lemon orzo pasta salad

My mom has been learning to play the cello for the past 12 months. She was telling me how she wishes she started learning it sooner but relishes it now despite picking it up in her late 50’s. She was saying how since I’m a young person (relatively), if I learned a new hobby or skill now and develop it for a decade, it would be amazing where I would be! This made me think about Malcolm Gladwell’s book, blink, about mastering a subject area or skill progressively over 10,000 hours to become an expert. Is there anything I’ve been doing progressively for that amount of time?! I realize I’ve been tinkering in the kitchen for about a decade, on and off, but not with the concentrated and all consuming effort year in and year out. But what kind of cook will I be if I spend a cumulative 10,000 hours in the kitchen?

In cooking, learning how to use the same ingredient in multiple ways is part of becoming a so-called expert. I found this recipe from one of my favorite food blogs and adapted it to my taste buds.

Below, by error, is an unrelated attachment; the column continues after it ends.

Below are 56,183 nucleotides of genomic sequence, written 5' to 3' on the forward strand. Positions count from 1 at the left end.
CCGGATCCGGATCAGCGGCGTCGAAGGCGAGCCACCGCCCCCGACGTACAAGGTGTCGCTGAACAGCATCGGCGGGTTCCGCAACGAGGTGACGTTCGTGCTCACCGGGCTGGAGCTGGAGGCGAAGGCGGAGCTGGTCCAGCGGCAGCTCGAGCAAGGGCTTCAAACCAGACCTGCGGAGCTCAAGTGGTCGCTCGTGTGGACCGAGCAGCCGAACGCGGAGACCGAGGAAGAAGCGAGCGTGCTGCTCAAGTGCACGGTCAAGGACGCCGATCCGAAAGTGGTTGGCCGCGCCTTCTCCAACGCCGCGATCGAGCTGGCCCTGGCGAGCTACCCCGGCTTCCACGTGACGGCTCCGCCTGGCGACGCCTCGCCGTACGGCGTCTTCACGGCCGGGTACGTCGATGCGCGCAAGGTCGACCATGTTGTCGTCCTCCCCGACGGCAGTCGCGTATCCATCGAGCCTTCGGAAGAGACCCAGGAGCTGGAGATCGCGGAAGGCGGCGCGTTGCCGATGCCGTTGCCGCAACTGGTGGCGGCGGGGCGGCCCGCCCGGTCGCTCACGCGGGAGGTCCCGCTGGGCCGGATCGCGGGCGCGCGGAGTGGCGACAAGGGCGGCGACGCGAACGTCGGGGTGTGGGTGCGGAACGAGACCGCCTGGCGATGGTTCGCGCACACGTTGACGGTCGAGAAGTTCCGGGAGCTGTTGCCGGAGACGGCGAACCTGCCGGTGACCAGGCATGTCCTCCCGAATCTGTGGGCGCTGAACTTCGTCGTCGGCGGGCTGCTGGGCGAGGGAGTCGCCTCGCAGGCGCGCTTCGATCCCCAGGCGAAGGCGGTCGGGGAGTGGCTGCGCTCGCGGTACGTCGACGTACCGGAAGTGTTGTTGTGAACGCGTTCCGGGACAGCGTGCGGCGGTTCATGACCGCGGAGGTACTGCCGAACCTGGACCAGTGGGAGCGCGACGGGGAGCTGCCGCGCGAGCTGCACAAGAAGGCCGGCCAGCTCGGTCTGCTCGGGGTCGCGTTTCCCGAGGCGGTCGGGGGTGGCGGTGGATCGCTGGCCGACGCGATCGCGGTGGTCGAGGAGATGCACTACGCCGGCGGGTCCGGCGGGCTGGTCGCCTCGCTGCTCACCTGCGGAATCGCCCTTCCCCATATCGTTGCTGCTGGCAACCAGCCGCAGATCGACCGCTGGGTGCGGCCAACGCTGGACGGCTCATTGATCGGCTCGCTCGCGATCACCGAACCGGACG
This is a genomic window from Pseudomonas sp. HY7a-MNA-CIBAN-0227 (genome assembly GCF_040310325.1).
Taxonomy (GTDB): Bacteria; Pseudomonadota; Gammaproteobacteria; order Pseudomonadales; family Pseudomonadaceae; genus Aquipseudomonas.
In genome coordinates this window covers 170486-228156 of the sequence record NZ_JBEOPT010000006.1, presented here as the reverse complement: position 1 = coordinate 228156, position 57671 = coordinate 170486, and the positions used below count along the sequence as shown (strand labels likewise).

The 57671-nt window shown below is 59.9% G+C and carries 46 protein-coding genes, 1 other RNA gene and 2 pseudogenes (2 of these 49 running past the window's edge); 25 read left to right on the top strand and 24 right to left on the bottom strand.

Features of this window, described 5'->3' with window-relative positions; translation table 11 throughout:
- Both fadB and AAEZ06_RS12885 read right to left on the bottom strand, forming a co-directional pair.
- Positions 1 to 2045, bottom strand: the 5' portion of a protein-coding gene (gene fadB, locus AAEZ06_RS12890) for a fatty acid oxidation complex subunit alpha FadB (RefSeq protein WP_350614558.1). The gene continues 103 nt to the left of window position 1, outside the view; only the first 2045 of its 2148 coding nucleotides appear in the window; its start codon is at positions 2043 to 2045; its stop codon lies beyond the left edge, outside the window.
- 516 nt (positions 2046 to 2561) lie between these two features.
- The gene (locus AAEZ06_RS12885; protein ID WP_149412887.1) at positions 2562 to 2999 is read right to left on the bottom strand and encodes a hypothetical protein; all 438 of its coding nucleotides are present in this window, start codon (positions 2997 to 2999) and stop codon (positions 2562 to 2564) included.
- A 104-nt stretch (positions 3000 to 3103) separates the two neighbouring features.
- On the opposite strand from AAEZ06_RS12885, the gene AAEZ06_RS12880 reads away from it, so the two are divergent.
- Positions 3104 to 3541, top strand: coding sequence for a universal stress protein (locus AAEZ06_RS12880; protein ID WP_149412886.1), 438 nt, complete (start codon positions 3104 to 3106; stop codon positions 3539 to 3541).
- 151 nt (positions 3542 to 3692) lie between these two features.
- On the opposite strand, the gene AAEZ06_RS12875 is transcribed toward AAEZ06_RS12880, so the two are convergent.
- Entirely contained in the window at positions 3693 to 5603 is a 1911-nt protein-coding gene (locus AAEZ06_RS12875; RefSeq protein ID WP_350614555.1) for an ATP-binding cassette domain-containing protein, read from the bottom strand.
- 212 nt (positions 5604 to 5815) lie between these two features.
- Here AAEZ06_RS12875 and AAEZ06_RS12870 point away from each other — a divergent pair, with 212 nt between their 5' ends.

It’s a versatile and light dish perfect as a side to a protein (i.e. barbeque chicken), a potluck side dish, or a simple and satisfying work week lunch.

lemon orzo pasta salad (adapted from Week of Menus)
serves 4-6
1/4 cup red wine vinegar
2 tablespoons fresh lemon juice
1 teaspoon honey
1/2 cup olive oil
2 garlic cloves, minced
6 cups chicken broth (I used one carton of Trader Joe’s regular sodium and added 2 cups of water)
1 pound orzo (find at a supermarket and Fresh & Easy in the pasta section)
2 cups cherry or grape tomatoes, halved
1 cup carrots, julienne
1 cup chopped fresh basil
1 cup chopped green onions
½ cup sunflower seeds, toasted (or toasted pine nuts or pepitas)
½ cup golden raisins

Whisk vinegar, lemon juice, minced garlic, and honey in small bowl. Gradually whisk in oil. Season vinaigrette with salt and pepper.
Bring broth to boil in large heavy saucepan. Stir in orzo, reduce heat to medium, cover partially, and boil until tender but still firm to bite, stirring occasionally. Drain. Transfer to large wide bowl or baking sheet, tossing frequently until cool.
In a large salad bowl or serving bowl, mix the remaining ingredients into the orzo. Add vinaigrette; toss to coat. Season with salt and pepper. (Can be made 2 hours ahead. Let stand at room temperature.) Serve at room temperature.

This tastes the best the same day but it’s great for lunch the day after. The key in this dish is the freshness of the veggies and crunchy texture. Serves about 6. Enjoy!

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